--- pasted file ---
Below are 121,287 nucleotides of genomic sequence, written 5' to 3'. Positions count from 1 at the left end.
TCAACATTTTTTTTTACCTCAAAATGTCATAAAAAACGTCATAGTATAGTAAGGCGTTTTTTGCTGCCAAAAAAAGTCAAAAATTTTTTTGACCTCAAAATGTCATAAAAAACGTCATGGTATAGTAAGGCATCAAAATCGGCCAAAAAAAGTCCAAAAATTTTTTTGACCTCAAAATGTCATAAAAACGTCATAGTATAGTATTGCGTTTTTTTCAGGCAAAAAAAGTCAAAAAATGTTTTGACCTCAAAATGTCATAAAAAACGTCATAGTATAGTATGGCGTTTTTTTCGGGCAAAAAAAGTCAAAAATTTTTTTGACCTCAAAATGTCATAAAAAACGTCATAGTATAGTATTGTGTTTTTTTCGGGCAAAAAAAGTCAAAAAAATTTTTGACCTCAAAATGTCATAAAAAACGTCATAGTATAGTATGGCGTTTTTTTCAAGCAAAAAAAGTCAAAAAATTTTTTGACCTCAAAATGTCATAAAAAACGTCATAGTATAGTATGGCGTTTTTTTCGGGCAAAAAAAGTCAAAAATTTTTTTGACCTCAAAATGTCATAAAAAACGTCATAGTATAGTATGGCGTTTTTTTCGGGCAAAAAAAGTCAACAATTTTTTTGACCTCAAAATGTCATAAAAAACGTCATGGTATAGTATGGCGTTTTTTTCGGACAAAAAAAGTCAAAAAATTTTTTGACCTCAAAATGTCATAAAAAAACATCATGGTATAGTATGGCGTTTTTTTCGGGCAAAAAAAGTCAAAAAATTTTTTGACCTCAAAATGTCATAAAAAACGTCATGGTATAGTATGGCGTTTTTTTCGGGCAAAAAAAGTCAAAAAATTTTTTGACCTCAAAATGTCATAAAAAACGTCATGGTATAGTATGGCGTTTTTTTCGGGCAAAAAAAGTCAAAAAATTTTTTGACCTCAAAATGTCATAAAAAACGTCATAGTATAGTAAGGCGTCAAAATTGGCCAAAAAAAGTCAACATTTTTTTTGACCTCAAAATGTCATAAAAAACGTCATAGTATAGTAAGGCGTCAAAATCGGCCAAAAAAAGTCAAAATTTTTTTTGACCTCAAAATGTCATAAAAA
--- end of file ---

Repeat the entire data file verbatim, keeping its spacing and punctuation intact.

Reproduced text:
Below are 121,287 nucleotides of genomic sequence, written 5' to 3'. Positions count from 1 at the left end.
TCAACATTTTTTTTTACCTCAAAATGTCATAAAAAACGTCATAGTATAGTAAGGCGTTTTTTGCTGCCAAAAAAAGTCAAAAATTTTTTTGACCTCAAAATGTCATAAAAAACGTCATGGTATAGTAAGGCATCAAAATCGGCCAAAAAAAGTCCAAAAATTTTTTTGACCTCAAAATGTCATAAAAACGTCATAGTATAGTATTGCGTTTTTTTCAGGCAAAAAAAGTCAAAAAATGTTTTGACCTCAAAATGTCATAAAAAACGTCATAGTATAGTATGGCGTTTTTTTCGGGCAAAAAAAGTCAAAAATTTTTTTGACCTCAAAATGTCATAAAAAACGTCATAGTATAGTATTGTGTTTTTTTCGGGCAAAAAAAGTCAAAAAAATTTTTGACCTCAAAATGTCATAAAAAACGTCATAGTATAGTATGGCGTTTTTTTCAAGCAAAAAAAGTCAAAAAATTTTTTGACCTCAAAATGTCATAAAAAACGTCATAGTATAGTATGGCGTTTTTTTCGGGCAAAAAAAGTCAAAAATTTTTTTGACCTCAAAATGTCATAAAAAACGTCATAGTATAGTATGGCGTTTTTTTCGGGCAAAAAAAGTCAACAATTTTTTTGACCTCAAAATGTCATAAAAAACGTCATGGTATAGTATGGCGTTTTTTTCGGACAAAAAAAGTCAAAAAATTTTTTGACCTCAAAATGTCATAAAAAAACATCATGGTATAGTATGGCGTTTTTTTCGGGCAAAAAAAGTCAAAAAATTTTTTGACCTCAAAATGTCATAAAAAACGTCATGGTATAGTATGGCGTTTTTTTCGGGCAAAAAAAGTCAAAAAATTTTTTGACCTCAAAATGTCATAAAAAACGTCATGGTATAGTATGGCGTTTTTTTCGGGCAAAAAAAGTCAAAAAATTTTTTGACCTCAAAATGTCATAAAAAACGTCATAGTATAGTAAGGCGTCAAAATTGGCCAAAAAAAGTCAACATTTTTTTTGACCTCAAAATGTCATAAAAAACGTCATAGTATAGTAAGGCGTCAAAATCGGCCAAAAAAAGTCAAAATTTTTTTTGACCTCAAAATGTCATAAAAA